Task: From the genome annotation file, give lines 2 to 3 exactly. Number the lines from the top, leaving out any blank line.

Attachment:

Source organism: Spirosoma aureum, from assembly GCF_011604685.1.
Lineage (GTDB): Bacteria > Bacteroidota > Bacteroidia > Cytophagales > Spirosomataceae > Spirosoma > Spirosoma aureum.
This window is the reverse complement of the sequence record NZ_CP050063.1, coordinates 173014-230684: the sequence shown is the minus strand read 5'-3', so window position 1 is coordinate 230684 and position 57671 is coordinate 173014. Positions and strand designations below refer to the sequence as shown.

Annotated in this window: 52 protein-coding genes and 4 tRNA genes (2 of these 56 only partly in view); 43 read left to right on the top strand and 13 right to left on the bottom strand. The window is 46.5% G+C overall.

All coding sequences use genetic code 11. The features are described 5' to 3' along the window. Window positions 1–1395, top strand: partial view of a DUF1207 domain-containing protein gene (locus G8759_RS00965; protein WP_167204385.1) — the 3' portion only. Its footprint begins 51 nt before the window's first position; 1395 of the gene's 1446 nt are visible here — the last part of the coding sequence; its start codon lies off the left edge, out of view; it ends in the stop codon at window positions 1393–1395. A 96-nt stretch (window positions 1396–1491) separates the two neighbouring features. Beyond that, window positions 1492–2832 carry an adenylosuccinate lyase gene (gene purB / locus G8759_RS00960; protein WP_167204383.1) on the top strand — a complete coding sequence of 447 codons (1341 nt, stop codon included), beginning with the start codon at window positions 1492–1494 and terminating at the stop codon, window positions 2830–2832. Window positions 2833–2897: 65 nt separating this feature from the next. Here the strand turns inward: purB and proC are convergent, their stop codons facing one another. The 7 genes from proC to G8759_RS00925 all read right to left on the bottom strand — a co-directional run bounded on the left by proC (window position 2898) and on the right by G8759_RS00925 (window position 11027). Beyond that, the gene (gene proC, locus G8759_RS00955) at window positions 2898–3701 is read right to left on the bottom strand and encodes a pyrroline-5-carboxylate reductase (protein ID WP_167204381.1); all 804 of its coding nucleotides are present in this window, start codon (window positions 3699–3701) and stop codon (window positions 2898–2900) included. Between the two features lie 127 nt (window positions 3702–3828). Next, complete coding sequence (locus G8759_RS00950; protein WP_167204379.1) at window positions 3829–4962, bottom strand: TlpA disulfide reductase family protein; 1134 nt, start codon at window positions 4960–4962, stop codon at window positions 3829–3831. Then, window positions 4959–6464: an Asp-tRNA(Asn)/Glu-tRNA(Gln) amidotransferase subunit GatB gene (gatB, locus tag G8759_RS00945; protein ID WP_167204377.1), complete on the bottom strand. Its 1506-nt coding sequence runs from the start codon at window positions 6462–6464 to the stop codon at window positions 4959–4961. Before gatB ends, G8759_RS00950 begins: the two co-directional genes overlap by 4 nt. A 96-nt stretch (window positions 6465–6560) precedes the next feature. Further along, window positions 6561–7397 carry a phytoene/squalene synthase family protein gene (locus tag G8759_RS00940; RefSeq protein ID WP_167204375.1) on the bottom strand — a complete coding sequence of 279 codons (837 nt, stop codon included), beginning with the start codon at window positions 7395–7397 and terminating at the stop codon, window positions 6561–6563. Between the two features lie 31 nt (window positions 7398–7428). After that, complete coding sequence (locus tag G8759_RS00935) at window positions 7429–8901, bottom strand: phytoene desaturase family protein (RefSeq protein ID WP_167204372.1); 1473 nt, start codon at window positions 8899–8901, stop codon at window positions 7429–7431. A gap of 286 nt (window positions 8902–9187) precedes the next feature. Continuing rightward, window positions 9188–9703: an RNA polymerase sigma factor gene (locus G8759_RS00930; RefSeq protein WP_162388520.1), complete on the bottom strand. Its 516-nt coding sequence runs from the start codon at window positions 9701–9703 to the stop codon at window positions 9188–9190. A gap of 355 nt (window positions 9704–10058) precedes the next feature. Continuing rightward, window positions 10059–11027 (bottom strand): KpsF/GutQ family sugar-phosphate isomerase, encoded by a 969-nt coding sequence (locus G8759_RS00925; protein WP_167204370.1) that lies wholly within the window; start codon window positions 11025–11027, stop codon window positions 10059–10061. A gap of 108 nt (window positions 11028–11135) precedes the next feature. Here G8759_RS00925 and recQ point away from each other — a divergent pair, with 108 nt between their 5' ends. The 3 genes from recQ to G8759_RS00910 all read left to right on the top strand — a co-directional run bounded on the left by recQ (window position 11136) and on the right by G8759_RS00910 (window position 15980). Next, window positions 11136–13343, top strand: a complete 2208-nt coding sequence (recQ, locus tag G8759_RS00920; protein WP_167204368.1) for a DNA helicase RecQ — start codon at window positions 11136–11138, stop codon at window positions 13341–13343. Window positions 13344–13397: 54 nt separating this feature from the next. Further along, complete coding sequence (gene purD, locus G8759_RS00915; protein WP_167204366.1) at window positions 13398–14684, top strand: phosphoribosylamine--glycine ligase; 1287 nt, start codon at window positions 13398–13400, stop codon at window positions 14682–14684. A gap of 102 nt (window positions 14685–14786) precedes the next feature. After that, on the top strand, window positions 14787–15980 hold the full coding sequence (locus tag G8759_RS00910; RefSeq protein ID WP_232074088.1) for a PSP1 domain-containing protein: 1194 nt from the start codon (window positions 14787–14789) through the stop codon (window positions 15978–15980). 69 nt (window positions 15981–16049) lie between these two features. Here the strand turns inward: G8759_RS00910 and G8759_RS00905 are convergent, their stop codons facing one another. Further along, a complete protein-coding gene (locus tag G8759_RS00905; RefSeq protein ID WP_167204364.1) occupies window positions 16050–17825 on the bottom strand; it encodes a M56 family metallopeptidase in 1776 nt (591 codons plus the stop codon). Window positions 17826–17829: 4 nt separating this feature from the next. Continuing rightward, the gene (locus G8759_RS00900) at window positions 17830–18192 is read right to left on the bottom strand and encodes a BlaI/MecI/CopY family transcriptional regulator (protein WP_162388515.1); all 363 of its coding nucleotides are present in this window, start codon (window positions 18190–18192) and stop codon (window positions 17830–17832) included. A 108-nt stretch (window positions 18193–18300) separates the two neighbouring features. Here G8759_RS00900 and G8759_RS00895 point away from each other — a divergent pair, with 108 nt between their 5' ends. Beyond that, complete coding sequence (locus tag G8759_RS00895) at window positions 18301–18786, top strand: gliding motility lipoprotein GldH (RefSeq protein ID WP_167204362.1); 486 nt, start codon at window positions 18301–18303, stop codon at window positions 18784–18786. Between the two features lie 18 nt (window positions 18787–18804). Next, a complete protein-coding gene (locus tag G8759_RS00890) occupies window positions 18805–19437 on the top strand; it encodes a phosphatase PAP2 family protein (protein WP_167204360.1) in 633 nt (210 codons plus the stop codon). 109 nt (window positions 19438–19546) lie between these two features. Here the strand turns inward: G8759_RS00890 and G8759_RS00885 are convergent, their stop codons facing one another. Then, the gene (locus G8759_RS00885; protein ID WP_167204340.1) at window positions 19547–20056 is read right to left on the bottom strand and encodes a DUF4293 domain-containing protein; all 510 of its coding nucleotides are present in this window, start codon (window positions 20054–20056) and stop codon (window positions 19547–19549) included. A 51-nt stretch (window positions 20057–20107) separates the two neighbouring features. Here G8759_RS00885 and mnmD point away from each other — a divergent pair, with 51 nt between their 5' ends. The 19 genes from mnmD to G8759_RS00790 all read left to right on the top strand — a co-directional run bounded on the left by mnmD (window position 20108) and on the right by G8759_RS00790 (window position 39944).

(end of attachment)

Lineage (GTDB): Bacteria > Bacteroidota > Bacteroidia > Cytophagales > Spirosomataceae > Spirosoma > Spirosoma aureum.
This window is the reverse complement of the sequence record NZ_CP050063.1, coordinates 173014-230684: the sequence shown is the minus strand read 5'-3', so window position 1 is coordinate 230684 and position 57671 is coordinate 173014. Positions and strand designations below refer to the sequence as shown.